Moving to clarify the federal "patient dumping" law, the U.S. Supreme Court will determine when hospitals must pay monetary damages to patients who claim they were denied emergency care.
It's the first time the nation's highest court has addressed the burden of proof required for patients to collect damages under the law. A lower court ruled that plaintiffs must show the hospital acted with improper economic motives.
The high court agreed last week to hear the case of Wanda Johnson, a Kentucky woman with no health insurance who charges she was transferred to a nursing home in unstable condition because she likely could not pay her ballooning hospital bills.
The law at issue is the Emergency Medical Treatment and Active Labor Act (See chart). Since the law went into effect in 1986, more than 70 hospitals have paid civil penalties to resolve charges that they didn't properly treat patients for economic reasons.
In May 1992, Johnson was taken to Humana Hospital-University of Louisville after sustaining massive injuries when she was hit by a truck. At the time, the hospital was owned by the publicly funded university but managed under contract by then for-profit hospital chain Humana, which received subsidies to care for the poor.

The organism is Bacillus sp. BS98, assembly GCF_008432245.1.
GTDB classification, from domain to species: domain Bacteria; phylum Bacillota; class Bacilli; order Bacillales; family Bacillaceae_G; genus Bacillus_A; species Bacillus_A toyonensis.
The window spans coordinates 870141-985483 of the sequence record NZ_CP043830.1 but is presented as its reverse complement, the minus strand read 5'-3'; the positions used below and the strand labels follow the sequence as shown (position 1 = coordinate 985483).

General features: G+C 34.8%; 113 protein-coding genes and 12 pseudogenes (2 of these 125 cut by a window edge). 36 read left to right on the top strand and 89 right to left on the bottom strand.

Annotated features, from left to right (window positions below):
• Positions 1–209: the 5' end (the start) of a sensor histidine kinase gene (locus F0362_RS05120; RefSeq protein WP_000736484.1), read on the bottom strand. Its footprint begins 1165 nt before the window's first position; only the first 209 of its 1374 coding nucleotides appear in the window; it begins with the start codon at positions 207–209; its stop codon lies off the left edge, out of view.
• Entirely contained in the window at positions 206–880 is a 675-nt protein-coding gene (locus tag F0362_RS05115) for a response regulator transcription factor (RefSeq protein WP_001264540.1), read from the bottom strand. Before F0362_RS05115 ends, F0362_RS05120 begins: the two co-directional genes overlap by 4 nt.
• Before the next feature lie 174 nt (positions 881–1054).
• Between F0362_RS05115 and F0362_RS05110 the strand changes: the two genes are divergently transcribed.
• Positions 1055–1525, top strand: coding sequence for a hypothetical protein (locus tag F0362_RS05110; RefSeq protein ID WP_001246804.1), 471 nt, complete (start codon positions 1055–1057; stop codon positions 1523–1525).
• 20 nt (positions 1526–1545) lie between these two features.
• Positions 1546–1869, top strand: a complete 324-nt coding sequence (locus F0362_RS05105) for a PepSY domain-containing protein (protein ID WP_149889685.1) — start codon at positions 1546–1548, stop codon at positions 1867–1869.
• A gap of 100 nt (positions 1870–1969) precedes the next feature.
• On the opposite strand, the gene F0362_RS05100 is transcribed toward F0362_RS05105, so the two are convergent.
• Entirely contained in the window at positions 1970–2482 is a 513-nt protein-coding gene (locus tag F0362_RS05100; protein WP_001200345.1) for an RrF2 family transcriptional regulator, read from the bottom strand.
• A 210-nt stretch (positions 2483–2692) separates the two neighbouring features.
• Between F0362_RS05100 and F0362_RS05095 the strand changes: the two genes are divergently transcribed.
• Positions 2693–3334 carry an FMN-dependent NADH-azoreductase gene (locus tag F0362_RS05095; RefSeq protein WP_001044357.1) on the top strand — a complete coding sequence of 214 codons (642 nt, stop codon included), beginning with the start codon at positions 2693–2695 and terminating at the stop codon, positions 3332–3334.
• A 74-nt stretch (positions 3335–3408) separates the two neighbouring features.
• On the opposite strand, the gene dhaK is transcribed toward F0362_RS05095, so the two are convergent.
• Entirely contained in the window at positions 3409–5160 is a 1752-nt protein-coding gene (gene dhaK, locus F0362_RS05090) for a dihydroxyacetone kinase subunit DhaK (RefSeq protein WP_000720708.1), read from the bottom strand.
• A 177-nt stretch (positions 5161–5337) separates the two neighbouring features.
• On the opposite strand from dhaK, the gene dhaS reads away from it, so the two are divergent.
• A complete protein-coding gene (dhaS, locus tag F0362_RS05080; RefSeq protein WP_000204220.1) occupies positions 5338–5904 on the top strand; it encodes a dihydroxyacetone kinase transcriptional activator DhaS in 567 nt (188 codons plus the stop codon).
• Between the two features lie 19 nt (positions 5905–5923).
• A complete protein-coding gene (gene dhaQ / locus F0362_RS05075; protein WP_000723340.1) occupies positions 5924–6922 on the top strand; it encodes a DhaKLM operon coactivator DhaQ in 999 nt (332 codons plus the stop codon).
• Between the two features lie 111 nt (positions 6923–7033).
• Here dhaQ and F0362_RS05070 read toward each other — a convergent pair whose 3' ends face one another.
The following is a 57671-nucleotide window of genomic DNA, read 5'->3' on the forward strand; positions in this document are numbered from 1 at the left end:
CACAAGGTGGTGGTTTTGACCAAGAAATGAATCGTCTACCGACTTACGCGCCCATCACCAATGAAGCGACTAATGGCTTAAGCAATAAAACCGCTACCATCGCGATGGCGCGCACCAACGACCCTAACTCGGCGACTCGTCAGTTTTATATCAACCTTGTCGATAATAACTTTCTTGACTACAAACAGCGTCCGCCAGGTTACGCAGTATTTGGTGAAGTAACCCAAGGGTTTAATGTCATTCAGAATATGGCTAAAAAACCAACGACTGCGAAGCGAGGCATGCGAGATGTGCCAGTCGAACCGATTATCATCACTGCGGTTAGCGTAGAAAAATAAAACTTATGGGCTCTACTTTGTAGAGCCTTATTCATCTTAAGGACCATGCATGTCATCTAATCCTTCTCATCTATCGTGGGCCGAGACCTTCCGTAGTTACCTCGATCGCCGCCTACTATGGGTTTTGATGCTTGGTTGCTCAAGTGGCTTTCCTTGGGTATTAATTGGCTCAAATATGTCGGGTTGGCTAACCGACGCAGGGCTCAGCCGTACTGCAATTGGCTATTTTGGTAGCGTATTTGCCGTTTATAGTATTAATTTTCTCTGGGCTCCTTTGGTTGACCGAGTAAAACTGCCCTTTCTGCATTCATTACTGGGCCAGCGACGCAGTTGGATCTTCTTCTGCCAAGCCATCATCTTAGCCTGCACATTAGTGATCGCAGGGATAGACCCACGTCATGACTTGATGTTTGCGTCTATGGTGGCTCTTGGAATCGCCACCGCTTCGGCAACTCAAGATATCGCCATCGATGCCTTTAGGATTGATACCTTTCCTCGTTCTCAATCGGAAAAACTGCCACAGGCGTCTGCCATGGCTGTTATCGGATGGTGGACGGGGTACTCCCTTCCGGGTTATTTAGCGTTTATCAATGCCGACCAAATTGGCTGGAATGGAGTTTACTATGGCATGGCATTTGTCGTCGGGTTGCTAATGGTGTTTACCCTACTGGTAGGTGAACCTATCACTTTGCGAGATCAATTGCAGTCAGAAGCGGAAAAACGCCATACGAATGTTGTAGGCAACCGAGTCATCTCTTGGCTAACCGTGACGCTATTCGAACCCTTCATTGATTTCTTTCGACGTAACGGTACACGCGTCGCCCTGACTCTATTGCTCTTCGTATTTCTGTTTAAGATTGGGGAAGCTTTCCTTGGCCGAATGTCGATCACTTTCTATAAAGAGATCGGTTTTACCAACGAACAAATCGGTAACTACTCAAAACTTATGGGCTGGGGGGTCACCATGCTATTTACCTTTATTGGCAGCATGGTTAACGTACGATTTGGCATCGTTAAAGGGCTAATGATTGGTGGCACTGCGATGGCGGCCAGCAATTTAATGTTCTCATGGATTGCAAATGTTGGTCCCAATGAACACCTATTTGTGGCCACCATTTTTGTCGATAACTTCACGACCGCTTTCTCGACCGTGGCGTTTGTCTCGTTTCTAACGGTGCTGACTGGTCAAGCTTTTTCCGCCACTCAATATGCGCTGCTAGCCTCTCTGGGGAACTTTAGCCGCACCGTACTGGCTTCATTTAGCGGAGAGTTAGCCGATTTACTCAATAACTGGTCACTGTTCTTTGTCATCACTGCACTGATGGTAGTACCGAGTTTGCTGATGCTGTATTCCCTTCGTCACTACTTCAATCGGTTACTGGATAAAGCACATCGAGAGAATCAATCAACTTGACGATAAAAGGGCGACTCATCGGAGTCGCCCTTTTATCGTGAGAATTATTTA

About two months later, a surgical resident treating Johnson requested a hospital social worker to find a long-term-care facility in which to place the patient. Johnson was transferred to Crestview Health Care Facility in Indianapolis in July 1992 after two other nursing homes refused to take her.
The day after she arrived at Crestview, Johnson's condition deteriorated. She was rushed to Midwest Medical Center, also in Indiana, where she rang up nearly $390,000 in medical bills over six months of treatment. Johnson was denied Medicaid coverage in Indiana because she was not a resident.
Johnson's aunt, Jane Roberts, sued the Humana hospital in 1993 to recover damages under the patient-dumping law, charging that Johnson was treated inappropriately because she was uninsured.
In April 1997 the U.S. Court of Appeals for the 6th Circuit in Cincinnati affirmed a lower-court ruling that found Roberts had not proved the hospital discharged her niece with "improper motives."
In an 11-page opinion following a 2-1 vote, the three-judge appeals court said that without proving the hospital was motivated by economic interests, Roberts' claims constituted a malpractice case, not a patient-dumping case.
Appellate Judge David Nelson dissented, arguing that Johnson was not necessarily in stable condition when she was transferred.
The Supreme Court will hear arguments during its 1998-1999 term, which begins this October, and issue a ruling by July 1999.